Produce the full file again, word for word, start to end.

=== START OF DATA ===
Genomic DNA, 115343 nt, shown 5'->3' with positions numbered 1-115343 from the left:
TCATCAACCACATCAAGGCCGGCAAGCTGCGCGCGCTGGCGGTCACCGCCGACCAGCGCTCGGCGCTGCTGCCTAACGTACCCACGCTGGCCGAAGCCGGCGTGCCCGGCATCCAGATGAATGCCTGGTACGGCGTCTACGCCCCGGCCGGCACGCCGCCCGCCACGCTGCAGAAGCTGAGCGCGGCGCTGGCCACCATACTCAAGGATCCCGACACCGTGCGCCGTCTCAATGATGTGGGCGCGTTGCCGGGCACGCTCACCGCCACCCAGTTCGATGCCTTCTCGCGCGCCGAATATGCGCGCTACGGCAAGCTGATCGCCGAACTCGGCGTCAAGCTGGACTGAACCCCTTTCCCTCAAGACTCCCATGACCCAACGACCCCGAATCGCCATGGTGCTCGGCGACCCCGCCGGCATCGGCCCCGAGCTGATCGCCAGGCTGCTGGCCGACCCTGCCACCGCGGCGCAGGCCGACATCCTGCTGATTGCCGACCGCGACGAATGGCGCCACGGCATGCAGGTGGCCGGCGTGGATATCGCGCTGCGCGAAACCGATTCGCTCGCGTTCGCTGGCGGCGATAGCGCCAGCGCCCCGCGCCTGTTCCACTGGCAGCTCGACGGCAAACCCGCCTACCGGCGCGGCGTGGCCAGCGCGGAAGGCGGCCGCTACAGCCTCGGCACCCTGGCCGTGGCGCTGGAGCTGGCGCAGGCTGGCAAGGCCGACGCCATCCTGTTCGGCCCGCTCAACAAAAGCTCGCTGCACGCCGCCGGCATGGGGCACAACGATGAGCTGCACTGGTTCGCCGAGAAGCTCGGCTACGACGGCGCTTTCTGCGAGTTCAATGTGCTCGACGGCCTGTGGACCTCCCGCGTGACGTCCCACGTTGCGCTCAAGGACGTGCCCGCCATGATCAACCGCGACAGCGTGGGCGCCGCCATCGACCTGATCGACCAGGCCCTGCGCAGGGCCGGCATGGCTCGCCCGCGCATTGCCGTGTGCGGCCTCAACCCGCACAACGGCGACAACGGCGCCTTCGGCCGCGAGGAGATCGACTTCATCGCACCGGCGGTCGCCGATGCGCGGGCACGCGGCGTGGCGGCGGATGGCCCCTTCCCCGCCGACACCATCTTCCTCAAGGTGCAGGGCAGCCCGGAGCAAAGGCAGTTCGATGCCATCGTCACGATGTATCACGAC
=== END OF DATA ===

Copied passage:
Genomic DNA, 115343 nt, shown 5'->3' with positions numbered 1-115343 from the left:
TCATCAACCACATCAAGGCCGGCAAGCTGCGCGCGCTGGCGGTCACCGCCGACCAGCGCTCGGCGCTGCTGCCTAACGTACCCACGCTGGCCGAAGCCGGCGTGCCCGGCATCCAGATGAATGCCTGGTACGGCGTCTACGCCCCGGCCGGCACGCCGCCCGCCACGCTGCAGAAGCTGAGCGCGGCGCTGGCCACCATACTCAAGGATCCCGACACCGTGCGCCGTCTCAATGATGTGGGCGCGTTGCCGGGCACGCTCACCGCCACCCAGTTCGATGCCTTCTCGCGCGCCGAATATGCGCGCTACGGCAAGCTGATCGCCGAACTCGGCGTCAAGCTGGACTGAACCCCTTTCCCTCAAGACTCCCATGACCCAACGACCCCGAATCGCCATGGTGCTCGGCGACCCCGCCGGCATCGGCCCCGAGCTGATCGCCAGGCTGCTGGCCGACCCTGCCACCGCGGCGCAGGCCGACATCCTGCTGATTGCCGACCGCGACGAATGGCGCCACGGCATGCAGGTGGCCGGCGTGGATATCGCGCTGCGCGAAACCGATTCGCTCGCGTTCGCTGGCGGCGATAGCGCCAGCGCCCCGCGCCTGTTCCACTGGCAGCTCGACGGCAAACCCGCCTACCGGCGCGGCGTGGCCAGCGCGGAAGGCGGCCGCTACAGCCTCGGCACCCTGGCCGTGGCGCTGGAGCTGGCGCAGGCTGGCAAGGCCGACGCCATCCTGTTCGGCCCGCTCAACAAAAGCTCGCTGCACGCCGCCGGCATGGGGCACAACGATGAGCTGCACTGGTTCGCCGAGAAGCTCGGCTACGACGGCGCTTTCTGCGAGTTCAATGTGCTCGACGGCCTGTGGACCTCCCGCGTGACGTCCCACGTTGCGCTCAAGGACGTGCCCGCCATGATCAACCGCGACAGCGTGGGCGCCGCCATCGACCTGATCGACCAGGCCCTGCGCAGGGCCGGCATGGCTCGCCCGCGCATTGCCGTGTGCGGCCTCAACCCGCACAACGGCGACAACGGCGCCTTCGGCCGCGAGGAGATCGACTTCATCGCACCGGCGGTCGCCGATGCGCGGGCACGCGGCGTGGCGGCGGATGGCCCCTTCCCCGCCGACACCATCTTCCTCAAGGTGCAGGGCAGCCCGGAGCAAAGGCAGTTCGATGCCATCGTCACGATGTATCACGAC